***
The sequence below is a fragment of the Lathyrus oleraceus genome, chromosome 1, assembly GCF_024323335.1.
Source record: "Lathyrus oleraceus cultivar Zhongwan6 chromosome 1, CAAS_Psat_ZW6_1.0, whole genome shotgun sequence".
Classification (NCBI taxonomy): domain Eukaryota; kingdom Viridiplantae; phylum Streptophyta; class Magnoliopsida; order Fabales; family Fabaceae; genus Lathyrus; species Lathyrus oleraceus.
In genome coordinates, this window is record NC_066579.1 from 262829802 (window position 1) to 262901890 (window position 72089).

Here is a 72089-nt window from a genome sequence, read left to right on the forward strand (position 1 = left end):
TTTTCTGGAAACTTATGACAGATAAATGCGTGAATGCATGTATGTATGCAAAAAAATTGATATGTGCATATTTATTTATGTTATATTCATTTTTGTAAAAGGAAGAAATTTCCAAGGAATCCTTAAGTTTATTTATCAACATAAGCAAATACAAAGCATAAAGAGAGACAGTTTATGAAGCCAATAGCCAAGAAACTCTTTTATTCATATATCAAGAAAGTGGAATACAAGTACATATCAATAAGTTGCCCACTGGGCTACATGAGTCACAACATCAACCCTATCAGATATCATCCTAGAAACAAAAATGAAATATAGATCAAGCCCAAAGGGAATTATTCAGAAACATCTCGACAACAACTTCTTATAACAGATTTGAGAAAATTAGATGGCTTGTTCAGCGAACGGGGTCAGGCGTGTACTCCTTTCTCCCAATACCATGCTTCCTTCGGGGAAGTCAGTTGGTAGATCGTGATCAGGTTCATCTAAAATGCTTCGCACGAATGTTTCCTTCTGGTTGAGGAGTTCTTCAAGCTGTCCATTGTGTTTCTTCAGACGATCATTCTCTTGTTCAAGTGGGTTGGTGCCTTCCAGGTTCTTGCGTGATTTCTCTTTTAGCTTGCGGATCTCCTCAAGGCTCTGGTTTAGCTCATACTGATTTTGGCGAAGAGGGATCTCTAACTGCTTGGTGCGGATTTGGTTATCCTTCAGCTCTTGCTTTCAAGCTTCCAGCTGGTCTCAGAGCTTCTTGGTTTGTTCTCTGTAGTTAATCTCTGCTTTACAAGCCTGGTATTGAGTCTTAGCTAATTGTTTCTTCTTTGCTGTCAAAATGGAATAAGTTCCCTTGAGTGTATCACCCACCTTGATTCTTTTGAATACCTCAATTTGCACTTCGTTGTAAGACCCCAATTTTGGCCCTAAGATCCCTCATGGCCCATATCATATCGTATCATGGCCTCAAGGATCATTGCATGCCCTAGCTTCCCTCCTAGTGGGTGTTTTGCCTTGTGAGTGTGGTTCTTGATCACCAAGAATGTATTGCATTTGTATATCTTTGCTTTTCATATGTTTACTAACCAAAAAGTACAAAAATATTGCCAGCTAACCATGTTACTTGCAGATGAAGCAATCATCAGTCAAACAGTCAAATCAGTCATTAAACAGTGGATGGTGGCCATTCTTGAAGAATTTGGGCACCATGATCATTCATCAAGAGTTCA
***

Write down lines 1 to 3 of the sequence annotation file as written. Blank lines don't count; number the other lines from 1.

The sequence below is a fragment of the Lathyrus oleraceus genome, chromosome 1, assembly GCF_024323335.1.
Source record: "Lathyrus oleraceus cultivar Zhongwan6 chromosome 1, CAAS_Psat_ZW6_1.0, whole genome shotgun sequence".
Classification (NCBI taxonomy): domain Eukaryota; kingdom Viridiplantae; phylum Streptophyta; class Magnoliopsida; order Fabales; family Fabaceae; genus Lathyrus; species Lathyrus oleraceus.